The Federal Motor Carrier Safety Administration (FMCSA) announces its intent to proceed with the initiation of a United States-Mexico cross-border long-haul trucking pilot program to test and demonstrate the ability of Mexico-domiciled motor carriers to operate safely in the United States beyond the municipalities in the United States on the United States-Mexico international border or the commercial zones of such municipalities (border commercial zones)…

In a pilot program, DOT typically collects specific data for evaluating alternatives to the regulations or innovative approaches to safety while ensuring that the goals of the regulations are satisfied. A pilot program may not last more than 3 years, and the number of participants in a pilot program must be large enough to ensure statistically valid findings.

Will the pilot program have large effects on international trade? Both sides claim big numbers:

Todd Spencer, the executive vice president of the Independent Drivers Association, which represents small independent trucking businesses, said 100,000 trucking jobs will be lost. Proponents say it will spur economic growth as companies save millions by sending the goods door-to-door.

But I doubt we’ll see any such impacts soon. Tire Business reports:

So far two small Mexico-based motor carriers have been certified for the program. They are Transportes Olympic of Monterrey, with two vehicles, and Grupo Behr de Baja California S.A. de C.V. of Tijuana, with five vehicles.

However, the FMCSA is withholding Grupo Behr’s permit while reviewing objections raised by the Teamsters and others regarding Grupo Behr’s safety record. The Teamsters also question Transportes Olympic’s record on safety.

You can track the approvals online at the FMCSA’s website. That site says that Transportes Olympic has registered one vehicle and two drivers. It looks like the dispute will continue in some form, for the time being.

# Is the US going to impose tariffs on China?

The Currency Exchange Rate Oversight Reform Act of 2011 is headed to a full Senate vote on Tuesday. You can track its congressional actions here.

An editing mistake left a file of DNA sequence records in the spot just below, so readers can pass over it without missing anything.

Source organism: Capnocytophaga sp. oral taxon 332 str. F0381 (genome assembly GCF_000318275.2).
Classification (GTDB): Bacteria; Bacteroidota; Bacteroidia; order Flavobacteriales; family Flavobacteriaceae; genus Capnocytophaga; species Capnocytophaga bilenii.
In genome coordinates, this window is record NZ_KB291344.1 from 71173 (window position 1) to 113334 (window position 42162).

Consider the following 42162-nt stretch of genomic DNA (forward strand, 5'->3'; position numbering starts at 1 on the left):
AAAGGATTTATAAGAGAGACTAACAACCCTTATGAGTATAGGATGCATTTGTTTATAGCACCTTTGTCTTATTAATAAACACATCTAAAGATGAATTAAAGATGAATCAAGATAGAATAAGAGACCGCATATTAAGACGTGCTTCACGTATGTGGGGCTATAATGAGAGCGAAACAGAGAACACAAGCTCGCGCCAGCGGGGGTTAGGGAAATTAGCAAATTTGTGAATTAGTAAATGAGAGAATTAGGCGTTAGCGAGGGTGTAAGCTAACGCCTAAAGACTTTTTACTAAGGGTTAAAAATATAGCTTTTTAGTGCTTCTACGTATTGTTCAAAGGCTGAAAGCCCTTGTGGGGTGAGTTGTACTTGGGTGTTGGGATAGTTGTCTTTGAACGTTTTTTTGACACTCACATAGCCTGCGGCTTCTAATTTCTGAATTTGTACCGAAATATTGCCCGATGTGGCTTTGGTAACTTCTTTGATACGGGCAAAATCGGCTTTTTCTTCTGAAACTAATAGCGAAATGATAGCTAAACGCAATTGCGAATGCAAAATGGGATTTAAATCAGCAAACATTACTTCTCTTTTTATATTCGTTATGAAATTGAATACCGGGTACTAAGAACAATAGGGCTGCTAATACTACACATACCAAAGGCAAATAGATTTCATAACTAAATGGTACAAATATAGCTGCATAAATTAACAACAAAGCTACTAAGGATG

The legislation, in summary,

• directs the US Treasury Secretary to report on currency market developments and prevailing real effective exchange rates and to identify countries that manipulate exchange rates
• requires the US Treasury Secretary to oppose increased “chairs or shares” at any international financial institution for a designated currency manipulator
• amends antidumping calculations and countervailing duty investigations to include currency undervaluation when looking at exports from a designated manipulator

If you look at the text of the act (PDF), you’ll realize that this bill does not impose any tariffs on China. It changes the criteria that the US Treasury Secretary will consider in choosing whether to designate a country a currency manipulator, and it makes that designation have bite in AD/CVD actions, government procurement, some multilateral financing, and IMF actions.

PIIE’s Nicholas Lardy describes the legislation in an interview, characterizing the inclusion of currency undervaluation in the countervailing duty calculation as the primary thrust of the act.

This legislation changes the trade-policy process; it doesn’t impose tariffs. Of course, the fundamental misalignment criteria may have been chosen with particular outcomes in mind, but the US Treasury has opted to not designate China a manipulator many times before. Will this legislation bind so tightly that the designation is inevitable?

# Will the US Congress pass three PTAs this year?

A congressional committee on Wednesday strongly backed deals with South Korea, Colombia and Panama, setting them on course for expected final approval and ending years of trade policy paralysis…

The panel’s chairman, Representative Dave Camp, said approval of the deals could not come at a better time for the struggling U.S. economy…

The three pacts must be approved by the full House and the Senate to become law. The panel backed the pacts on the following bipartisan votes: Colombia, 24-12; Panama, 32-3; and South Korea, 31-5.

Camp said he expected the full House to approve the trade deals next week. The Senate also could move quickly enough for the pacts to be approved in time for South Korean President Lee Myung-Bak’s visit to the White House on Oct 13.